Plotting and Planning for Genie+

If you are a Disney parks fan, or just someone who is planning a vacation, you have probably heard about the new app feature Disney is rolling out on October 19th. Like most fans, I have opinions. And questions. Lots and lots of questions.

The Genie+ system replaces Fastpass+ In a way, it’s an electronic throwback to the original Fastpass. When Disney first introduced the idea of being able to reserve a place in line, it was a hassle. You had to go to the ride, find the Fastpass machines, stand in line, feed in the ticket cards for every single person in your group, with all the hiccups and hassles that came with that, and then the machine would spit out a paper slip giving you your return time.

The biggest drawbacks, though, were that you had to go to the ride, then if the return time wasn’t that far ahead, you had to lurk in the area because you didn’t have time to get on another ride. Great for the gift shops, not great for time management. You couldn’t get a new one until you used your old one.

Still, it had its good points, too. Everybody got their passes that day, so people couldn’t fill all the slots months ahead. It allowed for more spontaneity than Fastpass+, because you didn’t have to try to set a ride schedule weeks before the trip.

Fastpass+ made a big change. You could pick three rides per day, though all in the same park. Hotel guests got to get their passes before anyone else, so for new popular rides, Annual Passholders and day guests had very little chance of being able to snag one. It was done by computer or app, not shoe leather. It was a pretty good system though far from perfect.

BUT… it helped edge people into a mindset where they felt they had to preplan every aspect of their vacation. Pick what parks for each day, your must-do rides, your restaurant reservations… months in advance. People felt they had to. So I completely understand why a lot of guests didn’t like it. “I snagged a reservation for Cinderella’s Royal Table! Wait, we were planning to be in Animal Kingdom that day. I’ll have to redo everything.”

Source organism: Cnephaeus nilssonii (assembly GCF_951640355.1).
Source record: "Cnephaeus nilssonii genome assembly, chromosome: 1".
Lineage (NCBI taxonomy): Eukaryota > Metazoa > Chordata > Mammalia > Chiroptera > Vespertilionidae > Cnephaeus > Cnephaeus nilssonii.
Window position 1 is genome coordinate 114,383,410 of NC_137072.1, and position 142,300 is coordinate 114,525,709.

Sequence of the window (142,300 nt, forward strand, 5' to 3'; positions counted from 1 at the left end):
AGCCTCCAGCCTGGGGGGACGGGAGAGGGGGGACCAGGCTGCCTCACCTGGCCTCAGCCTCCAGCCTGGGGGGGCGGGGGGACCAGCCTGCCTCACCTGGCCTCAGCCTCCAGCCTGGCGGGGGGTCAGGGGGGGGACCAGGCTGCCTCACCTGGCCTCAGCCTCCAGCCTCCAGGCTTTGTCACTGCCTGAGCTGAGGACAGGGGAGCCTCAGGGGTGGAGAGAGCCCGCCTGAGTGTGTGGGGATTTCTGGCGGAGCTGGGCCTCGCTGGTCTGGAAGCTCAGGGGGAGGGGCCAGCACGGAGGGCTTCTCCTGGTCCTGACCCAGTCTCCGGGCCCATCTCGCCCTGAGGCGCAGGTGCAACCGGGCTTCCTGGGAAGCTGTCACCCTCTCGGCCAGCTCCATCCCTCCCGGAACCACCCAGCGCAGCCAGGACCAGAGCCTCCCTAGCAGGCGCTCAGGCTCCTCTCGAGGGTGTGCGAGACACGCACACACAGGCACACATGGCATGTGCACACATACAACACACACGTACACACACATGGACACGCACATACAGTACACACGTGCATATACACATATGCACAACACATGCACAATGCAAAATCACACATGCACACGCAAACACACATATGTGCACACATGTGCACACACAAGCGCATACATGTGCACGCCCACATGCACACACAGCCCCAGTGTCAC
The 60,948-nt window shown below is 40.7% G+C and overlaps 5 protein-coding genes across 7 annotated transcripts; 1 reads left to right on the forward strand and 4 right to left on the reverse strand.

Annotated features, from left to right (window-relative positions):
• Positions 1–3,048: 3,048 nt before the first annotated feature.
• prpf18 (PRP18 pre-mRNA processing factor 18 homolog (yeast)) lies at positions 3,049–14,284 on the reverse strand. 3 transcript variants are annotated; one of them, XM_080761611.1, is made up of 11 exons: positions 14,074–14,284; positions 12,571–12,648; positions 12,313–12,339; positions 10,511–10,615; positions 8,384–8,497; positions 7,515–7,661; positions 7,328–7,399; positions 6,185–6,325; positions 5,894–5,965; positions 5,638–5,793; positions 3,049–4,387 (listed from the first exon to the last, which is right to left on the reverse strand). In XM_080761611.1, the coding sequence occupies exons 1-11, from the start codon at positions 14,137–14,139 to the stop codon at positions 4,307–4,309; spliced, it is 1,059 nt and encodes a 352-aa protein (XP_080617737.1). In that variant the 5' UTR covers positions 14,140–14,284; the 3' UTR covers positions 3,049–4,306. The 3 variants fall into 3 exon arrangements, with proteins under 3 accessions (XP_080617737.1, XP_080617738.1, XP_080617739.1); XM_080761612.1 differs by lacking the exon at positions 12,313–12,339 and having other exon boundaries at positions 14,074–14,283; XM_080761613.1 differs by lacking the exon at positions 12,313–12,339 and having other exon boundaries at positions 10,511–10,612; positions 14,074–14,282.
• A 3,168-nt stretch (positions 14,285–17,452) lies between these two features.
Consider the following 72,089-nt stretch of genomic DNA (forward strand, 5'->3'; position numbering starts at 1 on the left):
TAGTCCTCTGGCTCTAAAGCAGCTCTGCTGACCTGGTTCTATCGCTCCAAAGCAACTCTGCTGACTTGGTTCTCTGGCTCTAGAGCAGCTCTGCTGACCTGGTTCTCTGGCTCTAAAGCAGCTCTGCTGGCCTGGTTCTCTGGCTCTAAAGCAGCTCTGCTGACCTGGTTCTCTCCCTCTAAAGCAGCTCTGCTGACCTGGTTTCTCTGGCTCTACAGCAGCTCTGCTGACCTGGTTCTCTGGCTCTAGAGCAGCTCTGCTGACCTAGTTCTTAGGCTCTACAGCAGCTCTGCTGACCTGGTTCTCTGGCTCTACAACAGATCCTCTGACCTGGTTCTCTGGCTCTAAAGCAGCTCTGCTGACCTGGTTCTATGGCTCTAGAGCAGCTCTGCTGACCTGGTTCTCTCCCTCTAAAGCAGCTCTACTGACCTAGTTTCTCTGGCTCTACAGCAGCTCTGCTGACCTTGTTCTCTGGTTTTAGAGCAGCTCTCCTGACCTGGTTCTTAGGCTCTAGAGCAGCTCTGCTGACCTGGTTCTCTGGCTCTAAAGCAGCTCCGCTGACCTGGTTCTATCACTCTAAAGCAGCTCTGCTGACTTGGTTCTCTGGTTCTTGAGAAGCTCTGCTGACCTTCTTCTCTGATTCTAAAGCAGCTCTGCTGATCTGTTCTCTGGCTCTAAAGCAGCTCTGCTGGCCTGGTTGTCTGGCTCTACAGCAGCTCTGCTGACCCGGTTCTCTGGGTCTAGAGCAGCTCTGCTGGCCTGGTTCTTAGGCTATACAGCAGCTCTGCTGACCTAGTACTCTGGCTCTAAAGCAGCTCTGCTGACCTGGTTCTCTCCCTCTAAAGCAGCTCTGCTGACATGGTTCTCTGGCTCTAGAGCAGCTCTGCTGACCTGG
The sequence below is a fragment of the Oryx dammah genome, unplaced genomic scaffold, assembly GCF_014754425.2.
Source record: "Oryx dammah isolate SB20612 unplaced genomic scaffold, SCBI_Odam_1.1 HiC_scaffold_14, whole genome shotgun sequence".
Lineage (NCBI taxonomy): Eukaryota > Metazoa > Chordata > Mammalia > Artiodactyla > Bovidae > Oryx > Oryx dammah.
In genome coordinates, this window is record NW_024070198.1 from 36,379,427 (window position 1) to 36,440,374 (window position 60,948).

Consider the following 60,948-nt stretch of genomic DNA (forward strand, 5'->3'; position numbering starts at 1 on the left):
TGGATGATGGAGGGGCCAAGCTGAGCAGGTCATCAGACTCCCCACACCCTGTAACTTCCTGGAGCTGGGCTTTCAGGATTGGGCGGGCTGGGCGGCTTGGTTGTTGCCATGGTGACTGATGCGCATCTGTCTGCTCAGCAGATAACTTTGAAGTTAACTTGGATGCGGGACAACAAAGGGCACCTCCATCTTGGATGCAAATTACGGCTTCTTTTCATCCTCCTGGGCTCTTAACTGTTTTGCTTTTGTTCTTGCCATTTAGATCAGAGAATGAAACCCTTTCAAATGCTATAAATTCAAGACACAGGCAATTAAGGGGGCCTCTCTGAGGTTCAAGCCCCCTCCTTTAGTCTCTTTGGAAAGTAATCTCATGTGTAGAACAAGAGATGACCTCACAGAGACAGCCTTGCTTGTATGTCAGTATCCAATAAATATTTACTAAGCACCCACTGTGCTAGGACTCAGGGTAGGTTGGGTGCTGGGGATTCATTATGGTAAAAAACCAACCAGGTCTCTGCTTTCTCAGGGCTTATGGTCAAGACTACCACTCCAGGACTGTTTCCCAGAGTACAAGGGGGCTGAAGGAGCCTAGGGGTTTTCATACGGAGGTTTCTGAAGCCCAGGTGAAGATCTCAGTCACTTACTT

So, how does Genie+ work? First of all, you have to pay for it. Bye bye free ride passes. At Disney World it will be $15 a day per person. Just like the original Fastpass, you can only get them on that day and you can only hold one at a time. It does have the advantage of being on the app so that you don’t have to make that trip across the park. You can only use it once per ride, so no going on the Haunted Mansion thirteen times in a row. Well, you can, but you will have to stand in the regular standby line. Which is still free, by the way. The only things with a charge are the advanced reservations.

Here’s the big kicker – Genie+ doesn’t work for the most popular rides. Instead, they have (drumroll please) Lightning Lanes. What are those? Well, those are reservations, too. Only, you have to pay for them individually, and you can only buy two a day. Per person. Never forget all the prices you see are per person.

How much do these special passes cost? Darned if I know. Disney has released a few ‘base prices’, but they plan to use a surge system so if demand is high the price goes up. Pity the Christmas vacationers! At least you don’t have to pay the $15 Genie+ fee to use Lightning Lanes, so if there is just one ride that you absolutely have to go on, you can do that without buying the day-long service.

The Genie part (no plus sign) alone offers some free functions like trying to generate an itinerary based on your preferences. I plan to use it within the next few weeks to give my opinion. And I will pick out a day to try Genie+ and the Disability Access Service in a head to head challenge once the DAS is included in the app. If you have someone in your group with particular needs, you can decide which to try.

“But Poor Gail,” I hear you think, “there are dozens of Disney blogs that will be there the very first day with hoards of staffers who can give me a review. Why should I come back here?” Here’s why – I won’t pull any punches. That goes for everything in this blog. Have you ever notices that the Big Blogs never come right out and say somethings sucks? “We didn’t care for this dish, but if you like (insert criticism here) it might be to your taste.” They will never ever say, “Wow, this is awful.” That’s because they like getting perks from Disney. They get invited to special preview events, for example, because Disney knows that they function as free advertising.

So I’ll come back to this topic. Honestly, I can’t give a true opinion until I have the app in my hand and a park under my feet. See you then!

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